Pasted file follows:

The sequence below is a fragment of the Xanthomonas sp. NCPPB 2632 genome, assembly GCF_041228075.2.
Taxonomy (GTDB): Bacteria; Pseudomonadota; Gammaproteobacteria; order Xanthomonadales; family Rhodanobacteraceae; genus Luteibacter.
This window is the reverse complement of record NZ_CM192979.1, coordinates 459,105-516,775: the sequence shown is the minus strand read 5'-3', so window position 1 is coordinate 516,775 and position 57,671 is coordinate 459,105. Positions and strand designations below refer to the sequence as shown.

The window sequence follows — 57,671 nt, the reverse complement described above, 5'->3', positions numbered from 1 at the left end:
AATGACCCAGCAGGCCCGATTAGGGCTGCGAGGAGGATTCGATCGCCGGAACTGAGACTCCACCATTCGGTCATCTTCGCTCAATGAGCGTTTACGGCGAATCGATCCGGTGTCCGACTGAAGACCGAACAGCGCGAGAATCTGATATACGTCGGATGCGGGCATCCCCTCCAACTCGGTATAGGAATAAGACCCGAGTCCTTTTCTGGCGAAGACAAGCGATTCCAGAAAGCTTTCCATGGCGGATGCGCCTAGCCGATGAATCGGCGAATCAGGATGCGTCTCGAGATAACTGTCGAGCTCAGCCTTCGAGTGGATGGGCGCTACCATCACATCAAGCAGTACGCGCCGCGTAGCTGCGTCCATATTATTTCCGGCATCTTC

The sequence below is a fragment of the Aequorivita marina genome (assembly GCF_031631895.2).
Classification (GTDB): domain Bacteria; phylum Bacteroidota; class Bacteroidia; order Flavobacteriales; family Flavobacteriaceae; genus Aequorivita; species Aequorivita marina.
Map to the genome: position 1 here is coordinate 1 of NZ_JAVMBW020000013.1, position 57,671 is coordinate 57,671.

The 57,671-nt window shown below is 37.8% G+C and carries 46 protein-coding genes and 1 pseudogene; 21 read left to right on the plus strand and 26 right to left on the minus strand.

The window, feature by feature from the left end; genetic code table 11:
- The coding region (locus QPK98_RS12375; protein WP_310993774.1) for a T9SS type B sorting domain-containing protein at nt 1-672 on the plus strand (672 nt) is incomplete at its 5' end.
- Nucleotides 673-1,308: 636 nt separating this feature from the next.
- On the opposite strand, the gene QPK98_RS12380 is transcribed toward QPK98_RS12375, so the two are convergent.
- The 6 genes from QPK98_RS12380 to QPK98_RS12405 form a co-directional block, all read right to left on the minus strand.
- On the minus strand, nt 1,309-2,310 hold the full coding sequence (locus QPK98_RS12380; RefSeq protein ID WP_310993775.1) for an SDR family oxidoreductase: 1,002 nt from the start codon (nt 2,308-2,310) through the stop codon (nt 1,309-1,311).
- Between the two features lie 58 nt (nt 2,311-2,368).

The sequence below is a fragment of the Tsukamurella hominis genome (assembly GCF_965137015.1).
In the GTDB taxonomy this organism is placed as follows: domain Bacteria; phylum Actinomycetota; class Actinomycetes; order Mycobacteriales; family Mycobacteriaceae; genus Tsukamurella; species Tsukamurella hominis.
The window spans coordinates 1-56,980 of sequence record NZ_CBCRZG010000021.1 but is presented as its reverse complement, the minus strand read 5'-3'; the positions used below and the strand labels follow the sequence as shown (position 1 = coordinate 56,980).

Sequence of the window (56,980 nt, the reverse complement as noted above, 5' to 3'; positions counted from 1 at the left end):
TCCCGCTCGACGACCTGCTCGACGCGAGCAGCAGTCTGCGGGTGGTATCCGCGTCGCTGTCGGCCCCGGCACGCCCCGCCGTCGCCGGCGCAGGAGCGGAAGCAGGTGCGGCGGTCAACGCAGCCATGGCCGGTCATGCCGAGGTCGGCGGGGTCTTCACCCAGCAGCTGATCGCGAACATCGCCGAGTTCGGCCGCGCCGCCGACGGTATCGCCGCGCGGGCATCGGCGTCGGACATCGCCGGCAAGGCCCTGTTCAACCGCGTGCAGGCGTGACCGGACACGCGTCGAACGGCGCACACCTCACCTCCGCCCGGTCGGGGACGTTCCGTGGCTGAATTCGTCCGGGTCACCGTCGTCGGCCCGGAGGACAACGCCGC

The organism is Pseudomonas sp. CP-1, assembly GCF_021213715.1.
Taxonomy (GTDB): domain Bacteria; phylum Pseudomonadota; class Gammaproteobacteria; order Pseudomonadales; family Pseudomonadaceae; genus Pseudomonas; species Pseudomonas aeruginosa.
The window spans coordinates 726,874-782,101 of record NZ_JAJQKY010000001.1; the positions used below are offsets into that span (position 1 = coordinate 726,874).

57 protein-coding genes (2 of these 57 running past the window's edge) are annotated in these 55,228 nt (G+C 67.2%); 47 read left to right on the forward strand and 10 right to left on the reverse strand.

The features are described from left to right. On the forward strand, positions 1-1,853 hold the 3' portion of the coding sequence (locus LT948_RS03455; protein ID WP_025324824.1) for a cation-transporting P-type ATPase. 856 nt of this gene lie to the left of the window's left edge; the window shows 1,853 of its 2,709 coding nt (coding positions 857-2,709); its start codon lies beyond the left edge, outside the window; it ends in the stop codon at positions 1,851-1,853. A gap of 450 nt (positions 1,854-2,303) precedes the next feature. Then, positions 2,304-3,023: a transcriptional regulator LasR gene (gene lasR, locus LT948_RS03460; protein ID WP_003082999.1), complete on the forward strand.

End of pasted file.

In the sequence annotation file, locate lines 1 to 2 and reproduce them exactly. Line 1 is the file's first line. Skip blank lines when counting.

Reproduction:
The sequence below is a fragment of the Xanthomonas sp. NCPPB 2632 genome, assembly GCF_041228075.2.
Taxonomy (GTDB): Bacteria; Pseudomonadota; Gammaproteobacteria; order Xanthomonadales; family Rhodanobacteraceae; genus Luteibacter.